There’s Some Extremely Cursed Shit Going On In Dread X Collection 5

There’s something about low-budget horror games that just makes it extra disturbing. When you play Resident Evil Village or The Last of Us, it’s hard to ignore how much these market-tested, corporated-approved games with sparkling, next-gen graphics are begging for awards. The games in Dread X Collection 5 are about as far away from The Last of Us as you can get, and I mean that as a compliment.

These are the dusty homemade video tapes found at a creepy garage sale that put a curse on you if you watch them. It feels wrong to play them, like you’re inviting something dark inside by even installing them on your PC. These look like games you’d expect to find on a dark web forum, not your Steam library. There’s some real twisted shit in here, is what I’m trying to say. If you’re a fan of micro-horror or if you want to see what the most promising up-and-coming indie developers are capable of, grab the new Dread X Collection, turn down the lights, and get ready to piss your pants.

The Dread X Collection series is relatively young, but it’s already established itself as a staple in the indie horror scene. The first collection launched in May 2020 and featured 10 horror games made by small or solo developer teams in a single week. Each subsequent Dread X Collection has maintained that format, with some variation on the number of games and development time in each. Dread X Collection 5, which launched at the end of May, features a dozen games made by a mix of new a returning creators. Though I haven’t played every Dread X Collection game, this one features some of the most bizarre and experimental projects I’ve seen yet.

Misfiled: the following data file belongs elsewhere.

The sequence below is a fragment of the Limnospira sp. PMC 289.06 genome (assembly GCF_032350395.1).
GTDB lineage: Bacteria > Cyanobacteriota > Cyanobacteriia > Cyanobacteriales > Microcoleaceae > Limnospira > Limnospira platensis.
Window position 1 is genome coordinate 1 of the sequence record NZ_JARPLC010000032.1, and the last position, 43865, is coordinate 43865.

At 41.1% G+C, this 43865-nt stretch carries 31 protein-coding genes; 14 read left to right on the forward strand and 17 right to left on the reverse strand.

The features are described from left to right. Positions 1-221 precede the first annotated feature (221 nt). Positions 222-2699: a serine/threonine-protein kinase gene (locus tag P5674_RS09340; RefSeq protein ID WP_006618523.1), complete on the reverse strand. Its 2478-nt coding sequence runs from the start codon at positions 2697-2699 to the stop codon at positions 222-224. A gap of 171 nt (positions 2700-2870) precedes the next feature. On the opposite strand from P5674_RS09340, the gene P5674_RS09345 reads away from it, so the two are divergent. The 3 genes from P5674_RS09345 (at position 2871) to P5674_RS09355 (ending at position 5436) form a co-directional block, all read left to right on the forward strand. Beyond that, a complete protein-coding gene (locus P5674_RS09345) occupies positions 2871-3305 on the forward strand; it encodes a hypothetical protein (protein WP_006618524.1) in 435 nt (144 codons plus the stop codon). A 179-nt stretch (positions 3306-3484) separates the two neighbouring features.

Each Dread X Collection features an overworld story that takes you in and out of each game. This collection takes place in a sci-fi-themed party venue called Outpost 3000. It plays on the dread long established by Five Nights at Freddy’s, but the individual scares it delivers between micro-games are often surprising. While I preferred the more puzzle-focused overworlds of previous Dread X Collections, this one is still worthwhile. You can play through all the games without following the story, but I enjoyed these little interludes for what their worth.

The 12 games are each around a half hour long, with a few only lasting a couple of minutes. The collection is made up almost entirely of first-person games, which did lead to fewer stand-outs overall. There’s also quite a few that use the same low-poly filter to give them a retro aesthetic and smooth out some of the more unpolished areas – a clever solution for making games quickly, but a bit overused throughout the collection. Rather than describe all 12, I’ll detail a few of my favorites to give you a sense of the kind of horror you can look forward to in this collection.